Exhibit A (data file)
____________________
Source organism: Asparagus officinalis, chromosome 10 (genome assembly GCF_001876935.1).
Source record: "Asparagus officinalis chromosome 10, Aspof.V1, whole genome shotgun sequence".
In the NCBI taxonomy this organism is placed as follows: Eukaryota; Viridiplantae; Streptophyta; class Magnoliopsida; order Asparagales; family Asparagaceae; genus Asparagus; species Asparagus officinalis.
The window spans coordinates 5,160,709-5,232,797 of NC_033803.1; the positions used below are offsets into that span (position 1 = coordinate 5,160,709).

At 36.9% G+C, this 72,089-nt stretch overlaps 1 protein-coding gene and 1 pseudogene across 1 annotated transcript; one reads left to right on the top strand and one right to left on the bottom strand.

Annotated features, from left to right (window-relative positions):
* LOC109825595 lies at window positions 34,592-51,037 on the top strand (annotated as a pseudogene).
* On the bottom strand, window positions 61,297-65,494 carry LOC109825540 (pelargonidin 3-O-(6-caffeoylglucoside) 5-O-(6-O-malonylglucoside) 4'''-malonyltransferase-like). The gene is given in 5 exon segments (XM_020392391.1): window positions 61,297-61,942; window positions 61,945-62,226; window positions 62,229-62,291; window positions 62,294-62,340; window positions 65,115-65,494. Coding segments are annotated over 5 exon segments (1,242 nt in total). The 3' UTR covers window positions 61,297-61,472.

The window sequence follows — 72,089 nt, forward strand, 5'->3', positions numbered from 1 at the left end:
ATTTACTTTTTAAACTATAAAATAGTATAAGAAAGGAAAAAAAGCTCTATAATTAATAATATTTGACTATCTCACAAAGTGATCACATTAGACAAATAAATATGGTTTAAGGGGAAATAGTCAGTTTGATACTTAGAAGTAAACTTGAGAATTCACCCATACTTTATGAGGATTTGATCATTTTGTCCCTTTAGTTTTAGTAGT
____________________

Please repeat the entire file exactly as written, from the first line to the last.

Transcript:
Source organism: Asparagus officinalis, chromosome 10 (genome assembly GCF_001876935.1).
Source record: "Asparagus officinalis chromosome 10, Aspof.V1, whole genome shotgun sequence".
In the NCBI taxonomy this organism is placed as follows: Eukaryota; Viridiplantae; Streptophyta; class Magnoliopsida; order Asparagales; family Asparagaceae; genus Asparagus; species Asparagus officinalis.
The window spans coordinates 5,160,709-5,232,797 of NC_033803.1; the positions used below are offsets into that span (position 1 = coordinate 5,160,709).

At 36.9% G+C, this 72,089-nt stretch overlaps 1 protein-coding gene and 1 pseudogene across 1 annotated transcript; one reads left to right on the top strand and one right to left on the bottom strand.

Annotated features, from left to right (window-relative positions):
* LOC109825595 lies at window positions 34,592-51,037 on the top strand (annotated as a pseudogene).
* On the bottom strand, window positions 61,297-65,494 carry LOC109825540 (pelargonidin 3-O-(6-caffeoylglucoside) 5-O-(6-O-malonylglucoside) 4'''-malonyltransferase-like). The gene is given in 5 exon segments (XM_020392391.1): window positions 61,297-61,942; window positions 61,945-62,226; window positions 62,229-62,291; window positions 62,294-62,340; window positions 65,115-65,494. Coding segments are annotated over 5 exon segments (1,242 nt in total). The 3' UTR covers window positions 61,297-61,472.

The window sequence follows — 72,089 nt, forward strand, 5'->3', positions numbered from 1 at the left end:
ATTTACTTTTTAAACTATAAAATAGTATAAGAAAGGAAAAAAAGCTCTATAATTAATAATATTTGACTATCTCACAAAGTGATCACATTAGACAAATAAATATGGTTTAAGGGGAAATAGTCAGTTTGATACTTAGAAGTAAACTTGAGAATTCACCCATACTTTATGAGGATTTGATCATTTTGTCCCTTTAGTTTTAGTAGT